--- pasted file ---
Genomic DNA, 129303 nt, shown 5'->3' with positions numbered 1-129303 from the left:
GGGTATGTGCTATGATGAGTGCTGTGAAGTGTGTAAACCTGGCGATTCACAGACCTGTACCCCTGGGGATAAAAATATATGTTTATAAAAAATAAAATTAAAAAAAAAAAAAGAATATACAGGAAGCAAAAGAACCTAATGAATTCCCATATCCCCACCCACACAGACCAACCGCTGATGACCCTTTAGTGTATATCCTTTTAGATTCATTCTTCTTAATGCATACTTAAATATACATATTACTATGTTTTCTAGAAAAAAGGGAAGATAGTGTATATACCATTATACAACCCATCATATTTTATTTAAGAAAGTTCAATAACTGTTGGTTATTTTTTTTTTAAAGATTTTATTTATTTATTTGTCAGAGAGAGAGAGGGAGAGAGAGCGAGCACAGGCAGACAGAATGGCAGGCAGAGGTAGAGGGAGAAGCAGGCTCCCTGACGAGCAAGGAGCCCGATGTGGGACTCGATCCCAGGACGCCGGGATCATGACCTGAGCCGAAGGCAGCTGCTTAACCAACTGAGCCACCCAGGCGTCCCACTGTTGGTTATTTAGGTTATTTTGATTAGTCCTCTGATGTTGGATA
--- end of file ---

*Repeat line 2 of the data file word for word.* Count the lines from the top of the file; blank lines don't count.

GGGTATGTGCTATGATGAGTGCTGTGAAGTGTGTAAACCTGGCGATTCACAGACCTGTACCCCTGGGGATAAAAATATATGTTTATAAAAAATAAAATTAAAAAAAAAAAAAGAATATACAGGAAGCAAAAGAACCTAATGAATTCCCATATCCCCACCCACACAGACCAACCGCTGATGACCCTTTAGTGTATATCCTTTTAGATTCATTCTTCTTAATGCATACTTAAATATACATATTACTATGTTTTCTAGAAAAAAGGGAAGATAGTGTATATACCATTATACAACCCATCATATTTTATTTAAGAAAGTTCAATAACTGTTGGTTATTTTTTTTTTAAAGATTTTATTTATTTATTTGTCAGAGAGAGAGAGGGAGAGAGAGCGAGCACAGGCAGACAGAATGGCAGGCAGAGGTAGAGGGAGAAGCAGGCTCCCTGACGAGCAAGGAGCCCGATGTGGGACTCGATCCCAGGACGCCGGGATCATGACCTGAGCCGAAGGCAGCTGCTTAACCAACTGAGCCACCCAGGCGTCCCACTGTTGGTTATTTAGGTTATTTTGATTAGTCCTCTGATGTTGGATA